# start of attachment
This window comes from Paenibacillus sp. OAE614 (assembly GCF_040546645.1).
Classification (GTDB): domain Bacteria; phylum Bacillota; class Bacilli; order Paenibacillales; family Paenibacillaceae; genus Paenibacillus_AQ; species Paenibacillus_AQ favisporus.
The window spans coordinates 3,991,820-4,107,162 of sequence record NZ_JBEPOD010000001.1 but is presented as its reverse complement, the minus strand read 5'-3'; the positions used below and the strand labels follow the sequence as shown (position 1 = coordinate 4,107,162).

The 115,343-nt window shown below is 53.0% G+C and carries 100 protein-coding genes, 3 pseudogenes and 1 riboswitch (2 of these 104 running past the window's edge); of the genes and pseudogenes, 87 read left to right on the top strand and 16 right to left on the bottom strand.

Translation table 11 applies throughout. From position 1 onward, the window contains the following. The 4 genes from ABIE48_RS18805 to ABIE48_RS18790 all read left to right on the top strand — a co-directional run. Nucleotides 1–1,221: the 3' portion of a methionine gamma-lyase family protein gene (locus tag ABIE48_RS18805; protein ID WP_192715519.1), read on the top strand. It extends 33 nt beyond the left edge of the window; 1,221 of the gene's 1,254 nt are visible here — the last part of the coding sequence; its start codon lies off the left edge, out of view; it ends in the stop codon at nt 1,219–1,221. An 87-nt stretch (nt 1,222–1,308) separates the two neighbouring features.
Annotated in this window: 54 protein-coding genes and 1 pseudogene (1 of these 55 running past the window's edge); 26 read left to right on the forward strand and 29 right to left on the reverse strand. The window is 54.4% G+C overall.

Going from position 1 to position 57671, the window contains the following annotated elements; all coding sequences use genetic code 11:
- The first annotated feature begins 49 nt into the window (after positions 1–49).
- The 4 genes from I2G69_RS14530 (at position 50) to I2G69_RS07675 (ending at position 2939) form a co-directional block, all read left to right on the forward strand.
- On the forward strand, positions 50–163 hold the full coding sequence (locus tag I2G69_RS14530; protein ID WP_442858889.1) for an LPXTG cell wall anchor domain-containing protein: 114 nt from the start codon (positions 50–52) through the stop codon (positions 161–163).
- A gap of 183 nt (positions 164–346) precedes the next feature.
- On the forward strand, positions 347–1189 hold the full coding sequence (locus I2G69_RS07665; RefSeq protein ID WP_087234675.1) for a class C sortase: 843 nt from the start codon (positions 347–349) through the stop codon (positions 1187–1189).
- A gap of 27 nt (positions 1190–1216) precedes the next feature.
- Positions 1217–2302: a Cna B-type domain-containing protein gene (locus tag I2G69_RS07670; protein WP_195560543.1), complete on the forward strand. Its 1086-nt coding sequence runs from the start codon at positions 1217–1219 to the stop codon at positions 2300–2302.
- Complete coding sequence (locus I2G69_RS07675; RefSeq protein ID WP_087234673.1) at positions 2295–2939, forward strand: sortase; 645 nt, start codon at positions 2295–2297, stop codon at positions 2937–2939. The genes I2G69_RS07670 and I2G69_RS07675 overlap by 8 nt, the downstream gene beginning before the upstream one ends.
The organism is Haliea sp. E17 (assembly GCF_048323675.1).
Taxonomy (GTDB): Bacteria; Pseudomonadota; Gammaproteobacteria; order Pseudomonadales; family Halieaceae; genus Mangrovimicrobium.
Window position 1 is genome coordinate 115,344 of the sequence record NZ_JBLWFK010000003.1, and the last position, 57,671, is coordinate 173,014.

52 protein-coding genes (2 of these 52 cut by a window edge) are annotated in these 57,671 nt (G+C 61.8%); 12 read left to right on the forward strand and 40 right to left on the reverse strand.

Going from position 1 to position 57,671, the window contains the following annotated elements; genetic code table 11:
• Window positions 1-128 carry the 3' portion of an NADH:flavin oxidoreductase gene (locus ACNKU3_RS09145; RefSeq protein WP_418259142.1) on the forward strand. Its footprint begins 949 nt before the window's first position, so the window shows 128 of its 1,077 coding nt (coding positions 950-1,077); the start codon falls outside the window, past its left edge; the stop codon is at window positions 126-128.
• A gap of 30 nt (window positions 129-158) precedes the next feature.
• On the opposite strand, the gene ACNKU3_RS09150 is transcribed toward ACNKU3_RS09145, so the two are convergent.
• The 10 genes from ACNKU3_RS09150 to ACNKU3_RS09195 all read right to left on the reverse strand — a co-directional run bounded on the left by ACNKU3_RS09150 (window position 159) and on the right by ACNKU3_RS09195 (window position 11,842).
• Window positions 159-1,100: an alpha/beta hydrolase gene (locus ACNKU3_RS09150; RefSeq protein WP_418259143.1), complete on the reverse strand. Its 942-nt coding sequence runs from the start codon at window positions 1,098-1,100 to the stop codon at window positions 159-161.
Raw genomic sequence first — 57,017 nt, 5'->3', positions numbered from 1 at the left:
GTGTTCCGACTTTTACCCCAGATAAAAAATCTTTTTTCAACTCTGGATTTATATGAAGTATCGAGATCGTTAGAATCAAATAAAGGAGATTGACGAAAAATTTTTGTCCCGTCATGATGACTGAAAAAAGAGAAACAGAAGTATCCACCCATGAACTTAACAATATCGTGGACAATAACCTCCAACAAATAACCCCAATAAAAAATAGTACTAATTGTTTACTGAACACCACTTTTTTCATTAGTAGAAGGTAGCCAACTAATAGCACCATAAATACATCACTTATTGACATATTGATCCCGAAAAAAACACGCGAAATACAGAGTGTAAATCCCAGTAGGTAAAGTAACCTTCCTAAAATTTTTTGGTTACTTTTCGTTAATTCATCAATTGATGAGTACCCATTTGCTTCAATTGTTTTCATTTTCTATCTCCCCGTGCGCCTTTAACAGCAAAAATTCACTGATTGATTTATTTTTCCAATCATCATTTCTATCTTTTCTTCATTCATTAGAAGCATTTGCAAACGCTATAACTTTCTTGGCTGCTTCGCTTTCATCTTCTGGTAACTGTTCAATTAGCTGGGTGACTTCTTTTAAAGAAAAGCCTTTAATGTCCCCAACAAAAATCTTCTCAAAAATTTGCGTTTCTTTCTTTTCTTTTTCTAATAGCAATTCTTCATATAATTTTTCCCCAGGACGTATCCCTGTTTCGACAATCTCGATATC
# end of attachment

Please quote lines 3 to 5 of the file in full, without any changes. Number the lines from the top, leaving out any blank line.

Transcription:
The window spans coordinates 3,991,820-4,107,162 of sequence record NZ_JBEPOD010000001.1 but is presented as its reverse complement, the minus strand read 5'-3'; the positions used below and the strand labels follow the sequence as shown (position 1 = coordinate 4,107,162).

The 115,343-nt window shown below is 53.0% G+C and carries 100 protein-coding genes, 3 pseudogenes and 1 riboswitch (2 of these 104 running past the window's edge); of the genes and pseudogenes, 87 read left to right on the top strand and 16 right to left on the bottom strand.

Translation table 11 applies throughout. From position 1 onward, the window contains the following. The 4 genes from ABIE48_RS18805 to ABIE48_RS18790 all read left to right on the top strand — a co-directional run. Nucleotides 1–1,221: the 3' portion of a methionine gamma-lyase family protein gene (locus tag ABIE48_RS18805; protein ID WP_192715519.1), read on the top strand. It extends 33 nt beyond the left edge of the window; 1,221 of the gene's 1,254 nt are visible here — the last part of the coding sequence; its start codon lies off the left edge, out of view; it ends in the stop codon at nt 1,219–1,221. An 87-nt stretch (nt 1,222–1,308) separates the two neighbouring features.